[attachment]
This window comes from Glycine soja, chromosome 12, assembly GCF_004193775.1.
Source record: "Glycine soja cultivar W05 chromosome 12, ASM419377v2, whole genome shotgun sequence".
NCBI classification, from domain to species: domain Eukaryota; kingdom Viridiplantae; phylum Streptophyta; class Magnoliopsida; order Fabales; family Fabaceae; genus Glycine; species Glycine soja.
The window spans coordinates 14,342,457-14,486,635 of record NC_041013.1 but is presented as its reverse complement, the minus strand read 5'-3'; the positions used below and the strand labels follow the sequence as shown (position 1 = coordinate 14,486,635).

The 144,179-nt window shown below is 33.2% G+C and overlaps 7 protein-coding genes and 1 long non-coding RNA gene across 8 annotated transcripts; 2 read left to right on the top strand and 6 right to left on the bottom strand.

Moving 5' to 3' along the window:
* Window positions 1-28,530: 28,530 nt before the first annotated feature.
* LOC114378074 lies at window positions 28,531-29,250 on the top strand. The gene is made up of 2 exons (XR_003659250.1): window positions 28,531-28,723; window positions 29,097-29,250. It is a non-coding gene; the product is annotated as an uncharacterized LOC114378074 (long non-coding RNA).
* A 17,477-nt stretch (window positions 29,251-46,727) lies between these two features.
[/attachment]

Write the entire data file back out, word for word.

This window comes from Glycine soja, chromosome 12, assembly GCF_004193775.1.
Source record: "Glycine soja cultivar W05 chromosome 12, ASM419377v2, whole genome shotgun sequence".
NCBI classification, from domain to species: domain Eukaryota; kingdom Viridiplantae; phylum Streptophyta; class Magnoliopsida; order Fabales; family Fabaceae; genus Glycine; species Glycine soja.
The window spans coordinates 14,342,457-14,486,635 of record NC_041013.1 but is presented as its reverse complement, the minus strand read 5'-3'; the positions used below and the strand labels follow the sequence as shown (position 1 = coordinate 14,486,635).

The 144,179-nt window shown below is 33.2% G+C and overlaps 7 protein-coding genes and 1 long non-coding RNA gene across 8 annotated transcripts; 2 read left to right on the top strand and 6 right to left on the bottom strand.

Moving 5' to 3' along the window:
* Window positions 1-28,530: 28,530 nt before the first annotated feature.
* LOC114378074 lies at window positions 28,531-29,250 on the top strand. The gene is made up of 2 exons (XR_003659250.1): window positions 28,531-28,723; window positions 29,097-29,250. It is a non-coding gene; the product is annotated as an uncharacterized LOC114378074 (long non-coding RNA).
* A 17,477-nt stretch (window positions 29,251-46,727) lies between these two features.